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How They Lived
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Hybrid Renaissance

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The Collectivization of Agriculture in Communist Eastern Europe
Comparison and Entanglements

Edited by
Iordachi is Associate Professor of Comparative History, and Head of the Department of History, Central European University, Budapest
Arnd Bauerkämper is Professor of History, Freie Universität, Berlin

This book explores the interrelated campaigns of agricultural collectivization in the USSR and in the communist dictatorships established in Soviet-dominated Eastern Europe. Despite the profound, long-term societal impact of collectivization, the subject has remained relatively underresearched.

The volume combines detailed studies of collectivization in individual Eastern European states with issueoriented comparative perspectives at regional level. Based on novel primary
sources, it proposes a reappraisal of the theoretical underpinnings and research agenda of studies on collectivization in Eastern Europe.The contributions provide up-to-date overviews of recent research in the field and promote new approaches to the topic, combining historical comparisons with studies of transnational transfers and entanglements.

Contents The Collectivization of Agriculture in Eastern Europe: Comparisons and Cross-border Entanglements I. The Soviet Interwar ‘Model’ and its Application in post-1945 Soviet Union Collectivization in the Soviet Union: Specificities and Modalities The Collectivization of Agriculture in the Baltic Soviet Republics, 1944-1953 II. Land Collectivization in East Central Europe The Collectivization of Agriculture in Poland: Causes of Defeat Collectivisation in Czechoslovakia in Comparative Perspective, 1949-1960 The Forced Collectivisation of Agriculture in Hungary, 1948-1961 Ideology and Asymmetrical Entanglements: Collectivization in the German Democratic Republic III. Land Collectivization in South-Eastern Europe Collectivization in Yugoslavia: Rethinking Regional and National Interests Collectivization and Social Change in Bulgaria, 1940s–1950s " Any other road leads only to the Restoration of Capitalism in the Countryside:” Land Collectivization in Albania The Collectivization of Agriculture in Romania, 1949-1962 IV. Axes of Differentiation: Social Conflicts, Centre and Periphery, ‘Class Struggle,’ Social and Ethnic Cleavages The Appropriation and Modification of the ‘Soviet Model’ of Collectivization: The Case of Hungary Collectivization as Social Practice: Historical Narratives and Competing Memories as Sources of Agency in the Collectivization Campaign in the GDR Collectivization at the Grass Roots Level: State Planning and Popular Reactions in Bulgaria, Romania, Poland and the GDR, 1948-1960 Eastern European Collectivization Campaigns Compared, 1945-1962 V. Appendix General Bibliography Maps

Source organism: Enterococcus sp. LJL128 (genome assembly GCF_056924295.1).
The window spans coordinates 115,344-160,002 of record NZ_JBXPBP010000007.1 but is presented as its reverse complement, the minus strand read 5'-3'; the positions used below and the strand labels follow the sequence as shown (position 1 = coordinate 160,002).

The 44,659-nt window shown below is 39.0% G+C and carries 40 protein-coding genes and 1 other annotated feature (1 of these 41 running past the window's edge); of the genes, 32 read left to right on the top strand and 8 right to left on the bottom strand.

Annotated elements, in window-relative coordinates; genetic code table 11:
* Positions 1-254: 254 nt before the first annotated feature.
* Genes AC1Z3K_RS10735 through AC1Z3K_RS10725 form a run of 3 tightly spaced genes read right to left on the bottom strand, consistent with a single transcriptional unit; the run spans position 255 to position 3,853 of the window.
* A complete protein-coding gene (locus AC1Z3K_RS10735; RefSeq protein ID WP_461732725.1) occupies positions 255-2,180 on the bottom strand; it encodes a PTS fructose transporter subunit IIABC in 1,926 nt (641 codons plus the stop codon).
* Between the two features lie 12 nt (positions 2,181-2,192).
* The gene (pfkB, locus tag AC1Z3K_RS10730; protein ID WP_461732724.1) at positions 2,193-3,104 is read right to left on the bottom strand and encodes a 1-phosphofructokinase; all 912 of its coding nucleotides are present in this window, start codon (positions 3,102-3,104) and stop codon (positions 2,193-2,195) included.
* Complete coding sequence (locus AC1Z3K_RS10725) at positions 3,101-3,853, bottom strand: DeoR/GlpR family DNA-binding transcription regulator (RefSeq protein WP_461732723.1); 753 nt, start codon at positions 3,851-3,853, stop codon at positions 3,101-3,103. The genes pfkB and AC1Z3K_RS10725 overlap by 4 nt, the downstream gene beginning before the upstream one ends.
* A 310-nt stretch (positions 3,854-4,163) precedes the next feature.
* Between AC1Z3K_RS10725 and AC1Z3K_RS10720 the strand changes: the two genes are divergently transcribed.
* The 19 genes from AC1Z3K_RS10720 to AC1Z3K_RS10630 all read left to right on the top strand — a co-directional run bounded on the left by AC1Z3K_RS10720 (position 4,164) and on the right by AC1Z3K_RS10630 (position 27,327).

List of Contributors

568 pages, cloth
ISBN 978-615-5225-63-5 cloth $70.00 / €53.00 / £44.00

"The volume helps to patch the hole in contemporary examinations of the change of systems that often overlook a legacy of rural transformation, and opens the way for additional anthropological and sociological studies. References and copious footnotes make for a comprehensive bibliography of the agrarian question under communism. Summing up: recommended." - Choice, Current Reviews for Academic Libraries

"The publication of The Collectivization of Agriculture in Communist Eastern Europe by two main editors, Constantin Iordachi and Arnd Bauerkämper, is the result of a highly ambitious project with clearly defined goals and methodology. While the collectivization of agriculture is a subject that has been under research in many Central and Eastern European countries, existing studies are written mostly just from the perspective of individual states and nations and most authors just aim at presenting a critical assessment of these countries' communist past. Methodological problems such as the social or environmental impact of collectivization thus tend to remain overshadowed by political history. Constantin Iordachi and Arnd Bauerkämper try to escape this stereotypical view of collectivization in Central and Eastern Europe and successfully. - Jahrbücher für Geschichte Osteuropas